The chancellor giveth and taketh away

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Abracadabra! Wow, that’s amazing! But hang on Mr Brown. That’s not really a white rabbit you’re brandishing, is it? It’s a guinea pig wearing false ears stuck on with glue. And you wangled him out of your breast pocket, not that top hat.

Unkind to compare the chancellor to a washed-up conjuror failing to deceive a kiddies party. But apt. The centrepiece in this Budget for business was an unexpectedly generous 2p cut in corporation tax to 28 per cent from April 2008. This will be financed by such measures as cutting capital allowances on plant and machinery from 25 to 20 per cent. Which means the reduction was not really generous at all.

The chancellor giveth. Mostly to services businesses, such as management consultants and estate agents, who have no immediate need for sewage pond stirrers or laser cutters. And he taketh away. Principally from utilities and oil companies, entities as lacking in public charisma as Mr Brown. But also from manufacturers so inured to soaring energy prices and lacerating foreign competition that they will probably take a certain perverse pride in being kicked by the chancellor too.

Most importantly the changes will improve the UK’s standing in some international rankings of business competitiveness. Mr Brown has been dodging a lot of incoming from the likes of the CBI on this issue. He is also under pressure from the Tories, who proposed their own modest tax cuts in what is degenerating into a misers’ auction for the business vote (“You’re bidding tuppence? Well I’ll offer tuppence happeny!”)

If all other countries held their headline rates of corporation tax steady, the UK would skip up a league table of 24 Organisation for Economic Co-operation and Development nations published by KPMG from 17th position to joint 8th. The UK would not necessarily be any more competitive, since the overall business tax burden would remain the same. But it would look better and that’s the main thing.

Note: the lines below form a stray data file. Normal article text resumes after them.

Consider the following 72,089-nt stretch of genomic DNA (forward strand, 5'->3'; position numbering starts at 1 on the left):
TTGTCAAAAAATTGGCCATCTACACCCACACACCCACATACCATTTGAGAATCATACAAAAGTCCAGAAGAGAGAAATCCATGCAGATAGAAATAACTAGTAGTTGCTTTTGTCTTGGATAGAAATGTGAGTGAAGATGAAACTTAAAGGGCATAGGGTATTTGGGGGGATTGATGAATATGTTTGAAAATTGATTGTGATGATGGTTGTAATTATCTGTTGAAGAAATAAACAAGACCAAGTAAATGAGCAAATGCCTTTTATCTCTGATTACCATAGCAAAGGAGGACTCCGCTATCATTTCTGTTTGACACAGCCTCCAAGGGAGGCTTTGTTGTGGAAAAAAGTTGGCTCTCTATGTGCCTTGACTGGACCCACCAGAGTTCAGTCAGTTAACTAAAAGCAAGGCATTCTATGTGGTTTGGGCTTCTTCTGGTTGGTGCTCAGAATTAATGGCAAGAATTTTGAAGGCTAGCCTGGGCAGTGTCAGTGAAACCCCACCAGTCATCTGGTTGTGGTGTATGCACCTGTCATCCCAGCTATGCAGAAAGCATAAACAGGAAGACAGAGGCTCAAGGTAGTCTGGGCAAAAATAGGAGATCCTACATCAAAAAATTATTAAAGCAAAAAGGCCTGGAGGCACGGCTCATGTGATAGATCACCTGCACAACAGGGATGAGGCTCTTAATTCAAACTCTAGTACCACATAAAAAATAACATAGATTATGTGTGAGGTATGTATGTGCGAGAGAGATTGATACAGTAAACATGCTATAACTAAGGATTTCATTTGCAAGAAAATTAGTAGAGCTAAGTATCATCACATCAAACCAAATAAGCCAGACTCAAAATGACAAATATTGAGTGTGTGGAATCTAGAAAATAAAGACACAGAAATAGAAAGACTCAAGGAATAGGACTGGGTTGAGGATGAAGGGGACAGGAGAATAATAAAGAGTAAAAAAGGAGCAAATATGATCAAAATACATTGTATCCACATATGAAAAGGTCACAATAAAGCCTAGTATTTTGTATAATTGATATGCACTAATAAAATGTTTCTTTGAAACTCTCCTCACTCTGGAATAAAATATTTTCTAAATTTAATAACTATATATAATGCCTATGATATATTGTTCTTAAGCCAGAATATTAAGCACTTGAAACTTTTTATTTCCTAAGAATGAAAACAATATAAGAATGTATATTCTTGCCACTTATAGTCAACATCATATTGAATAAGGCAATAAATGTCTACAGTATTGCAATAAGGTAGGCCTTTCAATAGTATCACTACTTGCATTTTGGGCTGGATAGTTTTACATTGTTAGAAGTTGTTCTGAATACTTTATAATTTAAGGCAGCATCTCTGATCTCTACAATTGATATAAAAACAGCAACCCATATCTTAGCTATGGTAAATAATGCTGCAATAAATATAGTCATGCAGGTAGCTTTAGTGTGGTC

Traditionally it has been the role of the Labour party to fleece the rich and shower largesse on the poor. So it was intriguing to see the chancellor redistribute in the other direction. He hammered the vestiges of manufacturing that cling on in the Midlands and North in order to win friends and influence business people in the services-driven South. It is a good job for Labour that rustbelt voters are mostly die-hard supporters.

Mr Brown surprised small business owners by spanking them too, raising their tax rate in stages from 19 to 22 per cent from April 2009, even as he cut the tax of big ones. This reflects a dislike for the tax-sidestepping self-employed that has faint echoes of Stalin’s treatment of the kulaks, an analogous class of small entrepreneurs. Not that the chancellor resembles that other saturnine socialist strongman in any way.

By setting basic rate personal taxation lower than the small company rate, the Treasury hopes to staunch the flow of incorporations by window cleaners, hairdressers and other counter-revolutionary running dogs. Sorry. Tax avoiders, I mean.

A new annual tax-free investment allowance of £50,000 will be of greater proportionate value to smaller companies than large ones. A higher research and development tax credit will benefit high-technology corporate minnows. But the bulk of private businesses, which are not growing fast and investing heavily, are likely to be worse off. If you own and run a lifestyle business, your lifestyle is set to become less luxurious.

Sir Michael Lyons, concluding a Treasury review as interminable as Wagner’s Ring Cycle, meanwhile suggested giving council bosses the power to impose a local tax on companies. The tax would be subject to nationally-imposed limits, suggesting that Sir Michael does not entirely trust the breed of politician that once included Derek Hatton and Dame Shirley Porter. If so, why cut them any extra slack to raise revenues? Sensible councils would find other resources with which to improve local competitiveness, thereby attracting footloose businesses. Foolish ones would tax local companies as highly as allowed, deterring incomers.

Mr Brown has produced few Budgets containing significant new business measures. Hoping to make up for previous damp squibs, he larded his last one with tax cuts, along with trademark tinkering. Yet the impression it left, like the sum of its financial impacts, was neutral. The broad-brush picture of steady growth and unspectacular inflation remains what matters most to business.

Another constant is the puzzlement middle-income Britons feel when contrasting the unbroken economic growth the chancellor boasts of with the realisation that they are little better off than a few years ago. Their patience will be stretched further by unfavourable tax changes on Wednesday.

Chris Sanger of Ernst & Young, surveying the effect of the Budget on individuals and companies, said: “The chancellor has given the pack a good shuffle, but it still contains the same number of cards.” As magic tricks go, it was an underwhelming one.

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